Monetary policy in the CNB's macroeconomic forecast

The forecast is the key source material for the CNB Bank Board's decisions. The forecast captures the functioning of the entire economy, including monetary policy (see the July 2002 Inflation Report). 1 The model on which the forecast is based contains a simple central bank reaction function which is in line with the definition of the CNB's objectives and approximately expresses the past interest rate path. The output of the forecast is the implied interest rate trajectory.

However, this implied trajectory cannot be viewed as binding as regards the future path of interest rates. The arrival of new information following publication of the forecast can change the outlook for the evolution of the economy and the related consistent reaction of the central bank. The second reason is the fact that no simple, model reaction function can entirely precisely express the detailed monetary-policy debate that precedes the decision on the interest rate setting.

The specification of the reaction function used in the CNB's forecasting system assumes that nominal interest rates Term are changed in response to an expected deviation of inflation from the inflation target in four quarters' time Term andthe present output gap Term. However, given the considerable uncertainties surrounding monetary policy, interest rates are not changed at once, but gradually, in several steps. This is expressed in the reaction function specification with a lagged interest rate Term.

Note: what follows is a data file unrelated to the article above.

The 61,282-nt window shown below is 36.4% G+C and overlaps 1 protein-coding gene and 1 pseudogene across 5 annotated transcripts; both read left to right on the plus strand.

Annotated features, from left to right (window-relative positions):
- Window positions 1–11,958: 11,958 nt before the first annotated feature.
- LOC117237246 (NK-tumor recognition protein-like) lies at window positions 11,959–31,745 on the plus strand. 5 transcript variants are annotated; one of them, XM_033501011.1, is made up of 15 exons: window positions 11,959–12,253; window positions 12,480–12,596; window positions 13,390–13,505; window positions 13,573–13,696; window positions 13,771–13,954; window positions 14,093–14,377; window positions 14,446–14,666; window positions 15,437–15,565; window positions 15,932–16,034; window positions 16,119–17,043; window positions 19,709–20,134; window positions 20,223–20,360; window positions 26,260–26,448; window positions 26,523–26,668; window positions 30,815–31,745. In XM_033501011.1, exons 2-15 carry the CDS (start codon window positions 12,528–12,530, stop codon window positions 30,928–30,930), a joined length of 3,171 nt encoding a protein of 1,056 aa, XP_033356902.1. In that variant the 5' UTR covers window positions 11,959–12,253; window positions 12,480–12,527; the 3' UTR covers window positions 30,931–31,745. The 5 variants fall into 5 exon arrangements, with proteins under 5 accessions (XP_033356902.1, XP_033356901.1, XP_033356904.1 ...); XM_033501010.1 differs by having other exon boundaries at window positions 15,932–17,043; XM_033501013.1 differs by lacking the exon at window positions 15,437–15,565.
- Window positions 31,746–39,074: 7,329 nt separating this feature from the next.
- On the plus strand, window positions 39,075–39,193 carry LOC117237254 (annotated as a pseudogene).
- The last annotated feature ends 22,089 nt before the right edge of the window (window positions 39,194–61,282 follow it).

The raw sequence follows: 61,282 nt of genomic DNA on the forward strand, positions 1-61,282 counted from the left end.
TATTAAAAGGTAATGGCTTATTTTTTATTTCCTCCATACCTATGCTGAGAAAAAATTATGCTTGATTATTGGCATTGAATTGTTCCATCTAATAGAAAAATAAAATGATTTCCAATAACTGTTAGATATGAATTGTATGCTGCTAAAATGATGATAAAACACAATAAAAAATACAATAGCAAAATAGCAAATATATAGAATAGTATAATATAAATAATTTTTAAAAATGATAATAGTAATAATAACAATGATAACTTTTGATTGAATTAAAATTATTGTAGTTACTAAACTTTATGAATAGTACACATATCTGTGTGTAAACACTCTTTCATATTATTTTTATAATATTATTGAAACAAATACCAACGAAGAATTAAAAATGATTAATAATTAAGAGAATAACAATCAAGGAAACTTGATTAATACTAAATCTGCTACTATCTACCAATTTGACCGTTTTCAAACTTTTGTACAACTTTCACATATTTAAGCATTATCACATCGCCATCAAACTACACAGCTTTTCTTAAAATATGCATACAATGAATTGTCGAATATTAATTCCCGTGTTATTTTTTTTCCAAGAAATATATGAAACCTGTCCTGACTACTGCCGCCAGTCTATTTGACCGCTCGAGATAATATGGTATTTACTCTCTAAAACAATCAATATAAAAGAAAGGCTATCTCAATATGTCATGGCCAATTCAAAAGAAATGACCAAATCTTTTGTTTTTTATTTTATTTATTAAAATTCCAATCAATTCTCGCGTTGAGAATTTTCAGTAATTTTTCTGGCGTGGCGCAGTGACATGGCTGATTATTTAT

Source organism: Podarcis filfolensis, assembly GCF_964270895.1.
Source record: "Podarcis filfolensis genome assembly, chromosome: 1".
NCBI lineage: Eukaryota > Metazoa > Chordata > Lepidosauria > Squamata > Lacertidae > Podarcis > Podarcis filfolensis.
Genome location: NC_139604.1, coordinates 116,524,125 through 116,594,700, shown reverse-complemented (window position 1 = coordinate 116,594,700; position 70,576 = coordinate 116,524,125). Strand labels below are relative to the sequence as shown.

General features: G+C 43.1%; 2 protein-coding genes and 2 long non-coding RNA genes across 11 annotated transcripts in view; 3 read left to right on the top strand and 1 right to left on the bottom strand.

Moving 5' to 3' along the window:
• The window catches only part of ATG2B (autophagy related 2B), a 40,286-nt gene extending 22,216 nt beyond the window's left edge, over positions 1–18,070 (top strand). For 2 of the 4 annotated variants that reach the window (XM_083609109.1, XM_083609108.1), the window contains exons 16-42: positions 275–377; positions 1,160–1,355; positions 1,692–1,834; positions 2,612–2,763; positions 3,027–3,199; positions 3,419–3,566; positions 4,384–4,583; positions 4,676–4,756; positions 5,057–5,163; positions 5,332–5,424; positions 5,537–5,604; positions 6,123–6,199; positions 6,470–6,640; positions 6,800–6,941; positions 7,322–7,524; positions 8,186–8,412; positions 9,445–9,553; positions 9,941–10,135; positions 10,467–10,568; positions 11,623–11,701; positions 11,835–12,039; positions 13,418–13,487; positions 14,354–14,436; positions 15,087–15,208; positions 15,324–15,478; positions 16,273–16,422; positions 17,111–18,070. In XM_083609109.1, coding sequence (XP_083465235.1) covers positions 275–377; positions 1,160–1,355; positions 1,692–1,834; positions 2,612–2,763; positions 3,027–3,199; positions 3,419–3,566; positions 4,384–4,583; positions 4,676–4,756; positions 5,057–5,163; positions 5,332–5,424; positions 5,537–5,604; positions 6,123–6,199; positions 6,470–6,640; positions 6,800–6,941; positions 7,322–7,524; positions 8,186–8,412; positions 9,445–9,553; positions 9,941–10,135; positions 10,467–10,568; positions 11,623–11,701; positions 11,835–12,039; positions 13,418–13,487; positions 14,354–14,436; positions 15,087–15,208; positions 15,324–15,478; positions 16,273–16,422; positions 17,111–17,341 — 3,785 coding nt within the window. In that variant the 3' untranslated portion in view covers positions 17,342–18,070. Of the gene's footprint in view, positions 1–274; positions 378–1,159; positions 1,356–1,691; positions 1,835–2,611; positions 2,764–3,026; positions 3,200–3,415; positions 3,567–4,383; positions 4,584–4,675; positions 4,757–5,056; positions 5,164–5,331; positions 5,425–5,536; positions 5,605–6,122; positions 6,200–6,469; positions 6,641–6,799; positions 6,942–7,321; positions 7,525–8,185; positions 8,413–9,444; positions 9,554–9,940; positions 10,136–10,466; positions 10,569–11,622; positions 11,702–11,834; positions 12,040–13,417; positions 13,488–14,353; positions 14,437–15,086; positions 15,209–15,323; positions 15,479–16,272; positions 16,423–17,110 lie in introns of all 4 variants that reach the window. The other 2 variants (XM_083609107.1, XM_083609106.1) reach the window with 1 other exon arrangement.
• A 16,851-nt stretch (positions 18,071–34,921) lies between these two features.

If the economy is in equilibrium, i.e. if it has not been disturbed from equilibrium by any demand or supply shocks, interest rates are equal to the "policy neutral" interest rates Term, given by equilibrium real interest rates and forecast inflation.

The response of interest rates to economic developments is characterised approximately by the individual parameters of the reaction function ( alfa,beta,gama). The degree of uncertainty and the distribution of the change in interest rates into several steps are expressed by the smoothing coefficient ( alfa ). The aggression coefficient ( beta ) determines the strength of the reaction of interest rates to the expected deviation of inflation from the target and the output gap. Coefficient gama determines the ratio of the deviation of expected inflation from the target to the output gap. In line with the CNB's defined objectives, this ratio is set strongly in favour of inflation. The specific values of each parameter undergo gradual changes over time depending on how the data base used for their estimation expands.

1 The CNB's forecasting system is described in detail in a publication entitled "The Czech National Bank's Forecasting and Policy Analysis System", available at